WebRTC is FREE. But Developers Aren’t

January 16, 2017

If you think WebRTC is free, then think again.

WebRTC is free

I see it everyday and it is glaringly obvious. I probably haven’t made things any better myself with this slide of mine:

WebRTC is free. But lets consider what exactly is free with this technology:

  1. The code. You can go download it from webrtc.org. And then… do with it whatever. It is licensed under BSD
  2. The codecs used – and yes – I know – there are people who feel entitled to them through some patents – but no one yet cares about it – almost everyone assumes it is free and uses it – for now
  3. It is readily available inside browsers. Well… at least some of them (Chrome, Firefox & Edge. Coming to Safari sometime)
  4. And that’s a wrap

It is a hell of a lot to give for free. Especially if you went to sleep ten years ago and just woke up.

What’s missing in WebRTC?

But that’s only a small piece of the puzzle. Or as another slide in my deck usually states:

There are loads of things in WebRTC that you need to do in order to get a service to production. Here’s a shortlist of things that just came to mind:

  1. Selecting and implementing signaling
  2. Writing the application
  3. Installing and deploying TURN servers (preferably at scale)
  4. Adding media servers if needed – and making them work for your scenario
  5. Testing it all
  6. Monitoring it in production
  7. Tweaking and upgrading as you go along

How do you fill in these gaps in WebRTC?

All these complementary solutions come in different shapes and sizes:

  • Open source frameworks of various kinds you can use. Most will be half baked (=require more work to get them to production), or not exactly fit your needs
  • Vendors offering consulting and outsourcing
  • Different vendors offering hosted and managed services. From signaling, to NAT traversal, testing & monitoring and complete CPaaS

The funny thing is, that whenever you talk to one of the companies developing with WebRTC, they believe everything in WebRTC should be free.

  1. STUN servers? Free. There are lists of free STUN servers you can use
  2. TURN servers? Free. Or more like “why can’t I find free TURN servers?” (mind you – you should NEVER use free TURN servers)
  3. Using a WebRTC PaaS vendor? That’s waaaay to expensive. We want to build it on our own to keep costs down

The thing is that building these things on your own will take time and money. Lots of both to be exact.

Same thing about how you end up testing it all or monitoring it. I’d say this is how the market looks like when it comes to testing WebRTC:

So what?

If you are planning a product that needs communications, you should definitely consider WebRTC first. Before anything else. It is probably going to be the cheapest technology for your needs but also the best one.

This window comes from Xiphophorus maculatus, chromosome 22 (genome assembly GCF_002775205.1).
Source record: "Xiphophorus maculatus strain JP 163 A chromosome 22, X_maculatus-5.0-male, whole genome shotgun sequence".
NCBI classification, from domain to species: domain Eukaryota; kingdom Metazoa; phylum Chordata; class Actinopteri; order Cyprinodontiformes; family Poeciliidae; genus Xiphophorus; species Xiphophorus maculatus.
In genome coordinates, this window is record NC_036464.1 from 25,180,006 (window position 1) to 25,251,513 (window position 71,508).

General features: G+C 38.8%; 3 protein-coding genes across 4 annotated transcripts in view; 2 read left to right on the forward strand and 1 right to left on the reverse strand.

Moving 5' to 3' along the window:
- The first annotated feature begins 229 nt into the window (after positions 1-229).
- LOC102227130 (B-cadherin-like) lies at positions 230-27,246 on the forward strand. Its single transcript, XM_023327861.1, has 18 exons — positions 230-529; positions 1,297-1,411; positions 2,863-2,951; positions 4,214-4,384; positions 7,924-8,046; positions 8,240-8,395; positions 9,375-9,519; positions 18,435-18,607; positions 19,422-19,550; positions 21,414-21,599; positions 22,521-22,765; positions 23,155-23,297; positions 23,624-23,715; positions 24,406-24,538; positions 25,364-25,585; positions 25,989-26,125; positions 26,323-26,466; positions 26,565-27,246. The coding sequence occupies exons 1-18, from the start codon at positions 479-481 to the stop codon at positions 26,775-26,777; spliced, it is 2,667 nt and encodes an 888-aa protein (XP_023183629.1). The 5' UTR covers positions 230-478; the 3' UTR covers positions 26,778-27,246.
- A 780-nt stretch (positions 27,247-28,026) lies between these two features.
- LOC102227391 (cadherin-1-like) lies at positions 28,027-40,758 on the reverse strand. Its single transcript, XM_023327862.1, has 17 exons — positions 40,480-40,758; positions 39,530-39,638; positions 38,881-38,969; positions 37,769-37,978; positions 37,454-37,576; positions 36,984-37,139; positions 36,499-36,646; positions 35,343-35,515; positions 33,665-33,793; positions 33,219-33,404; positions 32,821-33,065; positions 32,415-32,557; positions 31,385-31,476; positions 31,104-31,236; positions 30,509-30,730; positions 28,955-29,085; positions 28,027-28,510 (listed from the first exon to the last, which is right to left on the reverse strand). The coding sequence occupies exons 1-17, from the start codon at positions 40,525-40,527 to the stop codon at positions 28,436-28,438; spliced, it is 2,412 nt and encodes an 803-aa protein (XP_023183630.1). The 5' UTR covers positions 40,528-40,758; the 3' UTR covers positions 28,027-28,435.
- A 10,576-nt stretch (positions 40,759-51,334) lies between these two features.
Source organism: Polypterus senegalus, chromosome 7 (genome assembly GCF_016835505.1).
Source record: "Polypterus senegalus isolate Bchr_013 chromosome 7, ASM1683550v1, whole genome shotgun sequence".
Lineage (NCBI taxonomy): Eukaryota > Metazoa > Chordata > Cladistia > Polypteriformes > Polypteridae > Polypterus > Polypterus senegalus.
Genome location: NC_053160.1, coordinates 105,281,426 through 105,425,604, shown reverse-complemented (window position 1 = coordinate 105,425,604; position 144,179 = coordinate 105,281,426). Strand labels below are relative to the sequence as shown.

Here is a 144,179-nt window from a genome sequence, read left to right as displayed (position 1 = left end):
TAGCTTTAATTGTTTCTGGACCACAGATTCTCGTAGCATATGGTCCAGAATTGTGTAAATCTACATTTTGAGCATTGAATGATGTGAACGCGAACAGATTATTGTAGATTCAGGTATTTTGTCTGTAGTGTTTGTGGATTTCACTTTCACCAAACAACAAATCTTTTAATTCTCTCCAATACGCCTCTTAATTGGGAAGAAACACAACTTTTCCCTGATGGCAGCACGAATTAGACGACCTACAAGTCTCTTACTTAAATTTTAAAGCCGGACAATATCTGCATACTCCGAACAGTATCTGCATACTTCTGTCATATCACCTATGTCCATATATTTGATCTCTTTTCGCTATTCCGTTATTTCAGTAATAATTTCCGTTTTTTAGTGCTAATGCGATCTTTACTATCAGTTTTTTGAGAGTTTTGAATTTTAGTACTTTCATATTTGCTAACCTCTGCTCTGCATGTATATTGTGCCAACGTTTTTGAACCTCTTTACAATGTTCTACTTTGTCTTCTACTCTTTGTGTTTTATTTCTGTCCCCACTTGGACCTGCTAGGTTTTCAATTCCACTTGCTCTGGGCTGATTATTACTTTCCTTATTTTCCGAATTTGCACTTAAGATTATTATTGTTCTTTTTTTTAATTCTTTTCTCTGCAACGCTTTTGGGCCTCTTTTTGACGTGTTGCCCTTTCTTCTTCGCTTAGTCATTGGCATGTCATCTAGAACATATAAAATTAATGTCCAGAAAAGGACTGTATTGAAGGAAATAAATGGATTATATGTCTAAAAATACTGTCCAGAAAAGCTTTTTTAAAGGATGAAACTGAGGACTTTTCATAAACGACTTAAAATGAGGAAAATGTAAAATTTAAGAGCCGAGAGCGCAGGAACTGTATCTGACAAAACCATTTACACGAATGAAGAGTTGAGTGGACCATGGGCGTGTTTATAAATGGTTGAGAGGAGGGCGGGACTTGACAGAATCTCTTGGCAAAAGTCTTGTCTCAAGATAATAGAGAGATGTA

That said, you shouldn’t consider it all free. Plan it. Budget it. Write down your requirements. Decide on your architecture. Figure out who your partners should be in this road.

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    1. Gaurav,

      Thanks. While I could have, this is still in the domain of FUD and have been in the sidelines of the WebRTC discussions for the past 4 years at least.

      No one cares about it for now, and I guess that won’t change untill someone large enough is get hit by a patent infringement lawsuit due to it.

      Until then, I’ll to what really matters for enterpreneurs – and that’s how to get their idea to market.

      1. Tashi,
        True we have been in the sidelines for a few years, but now that the board of ConnectionOpen has decided to sell the company and the fact that we have several bidders making proposals makes this a current issue. I am trying to get the patents into the right hands, ignoring ConnectionOpen would be a mistake. A few of the bidders do have the financial backing to enforce licensing and if needed take companies to court. ConnectionOpen did not have that backing. That is one of the reasons ConnectionOpen’s board has decided to sell.

        1. As someone once told me, if you’re looking to start a litigation against a popular technology – stand in line.

          Larry, you’ve been hinting about patents and litigation since the early days of my blog. It gets old at some point, although I am sure that’s a climatic point coming to us all. While on topic:

          * Nokia went after HTC about VP8, but everyone’s still using it rather openly.

          * Digium stood for years adamant behind a decision NOT to use Opus in Asterisk. And finally adopted it in 2016.

          The whole premise of “we’re selling, but we want to sell it to the good guys” seems rather ridiculous to me. This is a business after all. The board wants to maximize its price, so will go for the highest bidder.

          Oh – and Kin Lane said it best last week: https://apievangelist.com/2017/01/19/oracle-acquiring-apiary/

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